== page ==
"Ana Esteve Llorens: Thinking of Making"
By Lauren Moya Ford
I´m living on an island. I don´t know anyone, and I spend most days alone. I came here with the goal of writing more than I´d ever written before. After months of imagining what it would be like, I´ve finally arrived. But I find myself mostly unable to write. I feel like I´m holding a book close against my nose, and all the text is too blurry to read. I realised that I will probably have to wait a few months before putting any of my impressions on paper. I won´t be able to write until I can look back at the island from far away, from a place where I lose all the details that make today so sharp, crunchy, and hard to digest. That´s when I’ll be able to abstract this experience into something worth reading.
Ana Esteve Llorens says that “no abstraemos de la nada”. When I first saw her new textiles pieces, their large scale and earthy tones made me think of color field paintings. But now that I’m living on an island, I see her colours and lines more palpably in the arid landscape around me. And just like the sand, ocean air, and dusty mountains have their own densities, the fibres in Esteve Llorens’s pieces are made of different materials that shape their nature. Plant and insect dyes and fibres from Mexico and beyond embed them with a subtle sense of place, which Esteve Llorens identifies as an “accumulation of experiences, something that builds up with time”. Indeed, weaving is a repetitive, physical process that opens up its maker to meditation and memory. Remembering is a kind of thinking and a kind of making, and when we remember, the story is rewritten, reinforced, and altered. The remembered image is always fragmented.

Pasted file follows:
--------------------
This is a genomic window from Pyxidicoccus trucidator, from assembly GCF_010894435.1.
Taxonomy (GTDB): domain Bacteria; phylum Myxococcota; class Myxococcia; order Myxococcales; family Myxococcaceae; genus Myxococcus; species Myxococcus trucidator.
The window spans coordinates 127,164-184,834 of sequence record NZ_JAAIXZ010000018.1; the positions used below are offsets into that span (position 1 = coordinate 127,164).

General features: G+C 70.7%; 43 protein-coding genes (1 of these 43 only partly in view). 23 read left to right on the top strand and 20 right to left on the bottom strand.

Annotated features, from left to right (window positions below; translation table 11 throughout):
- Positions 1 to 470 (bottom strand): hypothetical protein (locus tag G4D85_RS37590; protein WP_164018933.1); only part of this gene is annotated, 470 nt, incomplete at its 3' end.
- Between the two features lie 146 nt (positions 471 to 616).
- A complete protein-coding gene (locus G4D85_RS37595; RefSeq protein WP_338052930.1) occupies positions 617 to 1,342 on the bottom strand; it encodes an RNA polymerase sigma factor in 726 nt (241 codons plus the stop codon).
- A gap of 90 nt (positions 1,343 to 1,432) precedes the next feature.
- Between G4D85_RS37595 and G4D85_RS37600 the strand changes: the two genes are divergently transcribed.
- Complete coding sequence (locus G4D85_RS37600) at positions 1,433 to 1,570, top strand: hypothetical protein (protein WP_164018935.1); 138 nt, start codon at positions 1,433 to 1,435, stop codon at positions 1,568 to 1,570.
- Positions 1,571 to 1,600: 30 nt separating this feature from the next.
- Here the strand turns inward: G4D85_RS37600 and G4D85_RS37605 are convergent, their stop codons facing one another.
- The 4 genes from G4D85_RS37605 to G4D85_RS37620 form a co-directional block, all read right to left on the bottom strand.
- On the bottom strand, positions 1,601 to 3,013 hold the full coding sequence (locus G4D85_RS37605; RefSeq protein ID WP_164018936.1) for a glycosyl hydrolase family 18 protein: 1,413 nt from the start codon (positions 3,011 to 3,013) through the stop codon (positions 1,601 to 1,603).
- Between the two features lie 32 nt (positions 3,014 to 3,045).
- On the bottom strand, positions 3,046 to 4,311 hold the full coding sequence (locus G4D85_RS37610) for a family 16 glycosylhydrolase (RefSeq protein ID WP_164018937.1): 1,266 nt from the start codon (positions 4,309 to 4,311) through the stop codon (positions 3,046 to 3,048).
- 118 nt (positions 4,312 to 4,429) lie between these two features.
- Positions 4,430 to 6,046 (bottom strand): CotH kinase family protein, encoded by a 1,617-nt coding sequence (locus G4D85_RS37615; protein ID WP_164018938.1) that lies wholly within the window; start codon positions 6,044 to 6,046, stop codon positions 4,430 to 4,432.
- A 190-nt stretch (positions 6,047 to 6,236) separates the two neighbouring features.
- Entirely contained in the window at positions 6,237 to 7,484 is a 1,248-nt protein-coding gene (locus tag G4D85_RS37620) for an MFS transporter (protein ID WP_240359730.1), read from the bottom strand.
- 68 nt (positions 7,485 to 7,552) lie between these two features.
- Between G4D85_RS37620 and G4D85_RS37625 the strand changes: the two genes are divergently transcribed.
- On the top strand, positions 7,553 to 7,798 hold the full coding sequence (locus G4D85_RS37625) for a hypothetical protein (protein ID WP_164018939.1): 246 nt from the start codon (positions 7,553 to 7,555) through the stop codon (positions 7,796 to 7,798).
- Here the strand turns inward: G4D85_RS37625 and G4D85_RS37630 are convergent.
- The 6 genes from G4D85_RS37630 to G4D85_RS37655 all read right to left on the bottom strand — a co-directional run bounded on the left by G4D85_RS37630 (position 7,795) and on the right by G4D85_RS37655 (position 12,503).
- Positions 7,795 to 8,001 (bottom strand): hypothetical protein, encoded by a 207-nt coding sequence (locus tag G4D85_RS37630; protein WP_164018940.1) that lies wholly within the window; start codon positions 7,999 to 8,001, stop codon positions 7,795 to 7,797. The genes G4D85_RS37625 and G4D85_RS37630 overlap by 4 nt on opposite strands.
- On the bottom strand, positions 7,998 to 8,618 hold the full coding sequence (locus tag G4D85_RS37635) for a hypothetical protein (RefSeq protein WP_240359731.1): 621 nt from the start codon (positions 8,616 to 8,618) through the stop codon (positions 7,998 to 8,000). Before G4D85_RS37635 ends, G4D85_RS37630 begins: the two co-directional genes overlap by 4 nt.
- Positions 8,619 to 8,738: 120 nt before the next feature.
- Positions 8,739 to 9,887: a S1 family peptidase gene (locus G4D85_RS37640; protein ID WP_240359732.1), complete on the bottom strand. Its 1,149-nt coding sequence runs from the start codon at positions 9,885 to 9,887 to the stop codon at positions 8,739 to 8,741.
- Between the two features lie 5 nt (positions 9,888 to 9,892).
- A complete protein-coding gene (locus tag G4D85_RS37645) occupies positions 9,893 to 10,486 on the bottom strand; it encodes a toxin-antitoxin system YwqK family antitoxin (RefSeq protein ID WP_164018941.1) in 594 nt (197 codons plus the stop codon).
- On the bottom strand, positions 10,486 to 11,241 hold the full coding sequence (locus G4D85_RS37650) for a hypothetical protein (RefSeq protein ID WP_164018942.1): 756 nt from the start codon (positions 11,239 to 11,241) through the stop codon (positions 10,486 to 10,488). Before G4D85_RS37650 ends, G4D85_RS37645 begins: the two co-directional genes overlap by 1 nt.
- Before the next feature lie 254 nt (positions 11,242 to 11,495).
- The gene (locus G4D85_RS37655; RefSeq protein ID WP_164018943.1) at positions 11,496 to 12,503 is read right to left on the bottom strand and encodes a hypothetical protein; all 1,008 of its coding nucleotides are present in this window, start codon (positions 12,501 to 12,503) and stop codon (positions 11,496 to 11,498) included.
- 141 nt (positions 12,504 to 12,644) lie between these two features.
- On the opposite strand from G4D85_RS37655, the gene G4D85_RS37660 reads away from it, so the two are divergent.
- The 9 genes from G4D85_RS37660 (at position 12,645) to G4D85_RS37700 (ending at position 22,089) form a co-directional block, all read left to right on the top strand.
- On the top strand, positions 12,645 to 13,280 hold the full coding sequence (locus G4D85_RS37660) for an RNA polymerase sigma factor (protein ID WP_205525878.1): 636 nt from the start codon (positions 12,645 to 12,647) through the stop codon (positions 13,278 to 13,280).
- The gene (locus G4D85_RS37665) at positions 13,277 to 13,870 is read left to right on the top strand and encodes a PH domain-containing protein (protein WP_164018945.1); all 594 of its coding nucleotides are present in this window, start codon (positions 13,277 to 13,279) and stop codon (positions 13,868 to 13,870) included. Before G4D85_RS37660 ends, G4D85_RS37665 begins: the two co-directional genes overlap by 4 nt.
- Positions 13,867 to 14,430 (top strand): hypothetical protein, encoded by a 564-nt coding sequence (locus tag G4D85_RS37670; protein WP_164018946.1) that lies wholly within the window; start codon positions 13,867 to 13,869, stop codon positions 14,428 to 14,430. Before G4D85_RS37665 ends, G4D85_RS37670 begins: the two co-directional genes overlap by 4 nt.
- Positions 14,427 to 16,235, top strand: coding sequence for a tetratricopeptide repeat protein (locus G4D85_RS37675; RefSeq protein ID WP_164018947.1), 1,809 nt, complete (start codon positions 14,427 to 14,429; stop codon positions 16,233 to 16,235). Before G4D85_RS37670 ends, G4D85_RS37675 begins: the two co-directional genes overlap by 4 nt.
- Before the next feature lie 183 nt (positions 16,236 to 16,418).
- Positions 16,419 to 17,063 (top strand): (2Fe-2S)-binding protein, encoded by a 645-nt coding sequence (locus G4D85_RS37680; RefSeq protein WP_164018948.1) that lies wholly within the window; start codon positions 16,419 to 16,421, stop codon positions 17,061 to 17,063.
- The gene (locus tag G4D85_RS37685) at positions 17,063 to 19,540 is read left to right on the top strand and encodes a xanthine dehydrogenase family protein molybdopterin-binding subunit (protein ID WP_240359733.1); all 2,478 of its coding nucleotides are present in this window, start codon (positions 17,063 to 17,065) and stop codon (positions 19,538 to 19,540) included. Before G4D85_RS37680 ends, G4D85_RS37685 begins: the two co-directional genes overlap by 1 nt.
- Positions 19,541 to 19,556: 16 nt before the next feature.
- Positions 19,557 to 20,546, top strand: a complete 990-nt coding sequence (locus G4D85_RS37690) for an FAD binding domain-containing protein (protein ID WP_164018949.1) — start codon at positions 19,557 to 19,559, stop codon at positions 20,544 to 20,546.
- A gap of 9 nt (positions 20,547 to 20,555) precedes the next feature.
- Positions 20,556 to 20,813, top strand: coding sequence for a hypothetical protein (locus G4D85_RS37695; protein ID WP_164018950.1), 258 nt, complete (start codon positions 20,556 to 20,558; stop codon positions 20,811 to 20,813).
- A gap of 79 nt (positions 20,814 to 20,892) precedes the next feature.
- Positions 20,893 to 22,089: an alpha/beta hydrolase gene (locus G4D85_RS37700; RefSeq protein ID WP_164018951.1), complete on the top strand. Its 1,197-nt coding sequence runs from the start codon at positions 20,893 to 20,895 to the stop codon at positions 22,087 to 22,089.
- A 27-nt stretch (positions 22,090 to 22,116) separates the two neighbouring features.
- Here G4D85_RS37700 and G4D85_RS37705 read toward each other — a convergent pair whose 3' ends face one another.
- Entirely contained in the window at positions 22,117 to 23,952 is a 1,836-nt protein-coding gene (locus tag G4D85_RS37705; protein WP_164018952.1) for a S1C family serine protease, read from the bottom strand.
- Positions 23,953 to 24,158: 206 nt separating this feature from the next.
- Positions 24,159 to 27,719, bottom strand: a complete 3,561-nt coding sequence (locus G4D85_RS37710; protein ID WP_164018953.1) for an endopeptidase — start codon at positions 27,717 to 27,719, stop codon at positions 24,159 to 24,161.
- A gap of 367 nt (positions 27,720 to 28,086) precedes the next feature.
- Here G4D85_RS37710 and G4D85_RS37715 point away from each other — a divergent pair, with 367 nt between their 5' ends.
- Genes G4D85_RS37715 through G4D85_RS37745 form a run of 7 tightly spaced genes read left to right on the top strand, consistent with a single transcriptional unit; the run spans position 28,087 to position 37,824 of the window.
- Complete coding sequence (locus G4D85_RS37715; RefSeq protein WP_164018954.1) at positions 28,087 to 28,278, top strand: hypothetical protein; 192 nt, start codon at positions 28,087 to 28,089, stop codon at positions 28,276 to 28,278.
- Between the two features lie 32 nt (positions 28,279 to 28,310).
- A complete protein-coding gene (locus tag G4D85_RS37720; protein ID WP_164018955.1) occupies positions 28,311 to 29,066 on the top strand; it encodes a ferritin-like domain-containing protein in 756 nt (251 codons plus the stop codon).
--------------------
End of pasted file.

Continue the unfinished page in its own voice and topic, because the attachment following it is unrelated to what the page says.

And so mirrors in these pieces are portals to another world, but only part of it. They might reflect portions of other works, or the viewer herself as she moves through the gallery space. Then, the viewer’s body becomes part of the surface of the piece as she faces it. This is fitting, since the motion and rhythm of the weaver’s body is what gives the works their form, tension, and shape. And so the two bodies are brought together, however briefly, by the mirror. The pieces invite the viewer to insert herself further through pictorial association- to her they may resemble a beach scene, a highway, a rattlesnake skin. This visual abstraction, along with the works’ physical flexibility- that they can stretch, roll up, and hang- represent the compelling point between craft (in this case weaving) and fine art (installation and painting) that Esteve Llorens explores through her art practice.
The artist began weaving in Mexico, a place that I associate with a former lover, late nights, my grandmother, and all those who came before her. I can write about that place because enough time has passed since I have been there that thinking of it is actually remembering it. Those times and these pieces remind me of the obsidian mirrors I saw in museums, and of Tezcatlipoca, the Aztec god of smoking mirrors. That’s what I need now- to see, but not clearly. I need a view smoked by time, space, and the profoundness of memory. Back here on the island, I’m thinking of making, but I’m not ready yet.